Glory’s traces and heaven’s anticipations are present extraliturgically in the devastation as well as, paradigmatically, in the liturgy, and these extra-liturgical traces are proper occasions for delight. Such traces are evident to most human creatures principally as beauty, and this is evident in the nonhuman world, animate and inanimate; in relations among human creatures; and in human artifacts.
That there are traces of the unfallen cosmos’ beauty in the nonhuman world is uncontroversial. Christians and pagans agree that the nonhuman world, animate and inanimate, is sometimes beautiful, and that delight is an appropriate response to that beauty, even though they disagree about how to describe and account for those beauties. Christians understand them to be a remnant of the ordered beauty of the cosmos, as an anticipation of that cosmos renewed as heaven, and always and essentially, as showing the world, no matter how damaged, to be created by the LORD, spirit-infused and spoken by the word.
Gerard Manley Hopkins provides an instance of response of this kind to the nonhuman world’s beauties that, though not typical in its own beauty, is entirely so in accounting for beauty by relating it to Christ.
I kiss my hand
To the stars, lovely-asunder
Starlight, wafting him out of it; and
Glow, glory in thunder;
Kiss my hand to the dappled-with-damson west:
Since, tho’ he is under the world’s splendour and wonder,
His mystery must be instressed, stressed;
For I greet him the days I meet him, and bless when I understand.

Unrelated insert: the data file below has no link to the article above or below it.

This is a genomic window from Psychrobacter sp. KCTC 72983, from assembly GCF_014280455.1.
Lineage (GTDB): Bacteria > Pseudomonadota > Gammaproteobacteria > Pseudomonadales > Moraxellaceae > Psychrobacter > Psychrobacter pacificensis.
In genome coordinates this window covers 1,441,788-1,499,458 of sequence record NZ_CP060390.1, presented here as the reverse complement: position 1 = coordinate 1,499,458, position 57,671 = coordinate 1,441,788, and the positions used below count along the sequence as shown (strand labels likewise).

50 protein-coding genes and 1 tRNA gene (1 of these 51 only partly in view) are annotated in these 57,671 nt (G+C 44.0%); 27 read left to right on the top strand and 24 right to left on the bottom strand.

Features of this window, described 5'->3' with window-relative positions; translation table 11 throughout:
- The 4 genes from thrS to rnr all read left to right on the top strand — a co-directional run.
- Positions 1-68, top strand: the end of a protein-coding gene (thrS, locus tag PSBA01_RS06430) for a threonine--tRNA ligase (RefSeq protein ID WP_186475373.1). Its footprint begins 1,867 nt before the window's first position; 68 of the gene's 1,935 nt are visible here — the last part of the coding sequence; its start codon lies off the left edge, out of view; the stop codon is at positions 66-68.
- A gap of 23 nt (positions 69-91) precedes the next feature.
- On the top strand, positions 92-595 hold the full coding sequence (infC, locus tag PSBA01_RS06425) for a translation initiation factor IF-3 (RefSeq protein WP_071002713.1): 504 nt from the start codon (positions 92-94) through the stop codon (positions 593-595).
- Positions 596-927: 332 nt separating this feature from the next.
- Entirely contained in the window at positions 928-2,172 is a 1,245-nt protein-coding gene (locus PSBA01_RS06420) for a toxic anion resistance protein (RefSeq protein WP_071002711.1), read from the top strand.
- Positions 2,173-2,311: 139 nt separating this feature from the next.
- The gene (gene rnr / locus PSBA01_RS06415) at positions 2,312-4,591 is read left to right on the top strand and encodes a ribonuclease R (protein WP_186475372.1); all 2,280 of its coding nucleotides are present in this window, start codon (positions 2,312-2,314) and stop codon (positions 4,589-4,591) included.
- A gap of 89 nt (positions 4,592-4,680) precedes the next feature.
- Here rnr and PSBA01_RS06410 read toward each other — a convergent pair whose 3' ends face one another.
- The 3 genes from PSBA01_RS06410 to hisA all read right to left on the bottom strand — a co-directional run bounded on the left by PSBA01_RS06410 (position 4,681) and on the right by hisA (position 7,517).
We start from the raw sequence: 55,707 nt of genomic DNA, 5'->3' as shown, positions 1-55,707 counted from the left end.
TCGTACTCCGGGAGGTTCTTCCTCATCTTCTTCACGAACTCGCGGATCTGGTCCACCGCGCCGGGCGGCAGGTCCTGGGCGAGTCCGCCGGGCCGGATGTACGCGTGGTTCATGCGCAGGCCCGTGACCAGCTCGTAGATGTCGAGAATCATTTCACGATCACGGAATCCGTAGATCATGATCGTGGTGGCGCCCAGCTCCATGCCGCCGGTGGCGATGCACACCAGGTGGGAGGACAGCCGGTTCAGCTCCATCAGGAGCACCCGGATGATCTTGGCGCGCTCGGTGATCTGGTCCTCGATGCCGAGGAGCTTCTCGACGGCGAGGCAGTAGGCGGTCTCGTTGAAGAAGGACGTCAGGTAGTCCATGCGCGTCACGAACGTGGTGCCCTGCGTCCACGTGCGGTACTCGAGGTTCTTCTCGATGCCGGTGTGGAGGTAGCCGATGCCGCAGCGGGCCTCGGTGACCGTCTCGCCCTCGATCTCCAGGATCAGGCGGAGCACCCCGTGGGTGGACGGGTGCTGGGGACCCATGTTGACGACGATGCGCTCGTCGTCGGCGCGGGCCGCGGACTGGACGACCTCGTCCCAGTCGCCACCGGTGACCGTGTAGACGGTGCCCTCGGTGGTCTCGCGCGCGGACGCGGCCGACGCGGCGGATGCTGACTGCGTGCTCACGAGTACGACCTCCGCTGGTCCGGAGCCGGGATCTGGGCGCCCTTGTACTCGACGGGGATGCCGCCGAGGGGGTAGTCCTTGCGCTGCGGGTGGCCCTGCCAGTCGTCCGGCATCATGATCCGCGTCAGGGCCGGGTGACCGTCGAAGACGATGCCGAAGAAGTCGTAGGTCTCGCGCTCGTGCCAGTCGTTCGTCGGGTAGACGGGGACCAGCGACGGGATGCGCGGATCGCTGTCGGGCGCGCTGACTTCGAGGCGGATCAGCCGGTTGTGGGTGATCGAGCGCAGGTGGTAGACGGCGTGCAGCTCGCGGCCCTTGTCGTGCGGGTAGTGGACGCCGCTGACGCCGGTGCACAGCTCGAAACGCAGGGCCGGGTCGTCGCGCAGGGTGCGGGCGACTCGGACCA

The beauties in question are those of starlight and sunset and thunder. Hopkins kisses his hand to them, acknowledging and celebrating their beauty, delighting in it. But they are not delighted in as self-sufficiently beautiful things: the pagans can do that, and they do. No, they are referred beyond themselves. The “lovely-asunder / Starlight” is said to be “wafting him out of it,” and the “him” in question is Christ. The stars’ beauty shows his; they are beautiful because he is. He is “under the world’s splendour and wonder,” which means at least that he informs it, makes it what it is, and, to those with eyes to see, is evident in a veiled way in it. But the veiled must be emphasized, and Hopkins does that by writing that his (Christ’s) “mystery must be instressed, stressed.” “Mystery” here should be read as the whole mystery of the second person of the Trinity, which means, in Hopkins, as in Christian thought generally, not just the eternal begetting of the Logos by the Father, but also the sacrifice of the incarnate Son for the healing of the world and the culmination of that healing in the world’s renewal as cosmos. This mystery stressed the world in something like the same way that a geological fault stresses the rock in which it is found: the fault provides a line of cleavage along which future movements of the rock will occur, and the mystery of Christ’s incarnation and sacrificial death provides the inner line of tension, always a line of beauty, along which the world moves toward its transfiguration. Inanimate beauty’s traces—stars, thunder, sunset—are the evidence of this stress, and for the evidence to be appropriated and understood, to whatever limited extent is possible, it “must be instressed,” which is to say intentionally participated in by the Christian, made into the fault line that orders the existence of the perceiver of inanimate beauty in the same way that it orders the beauty perceived.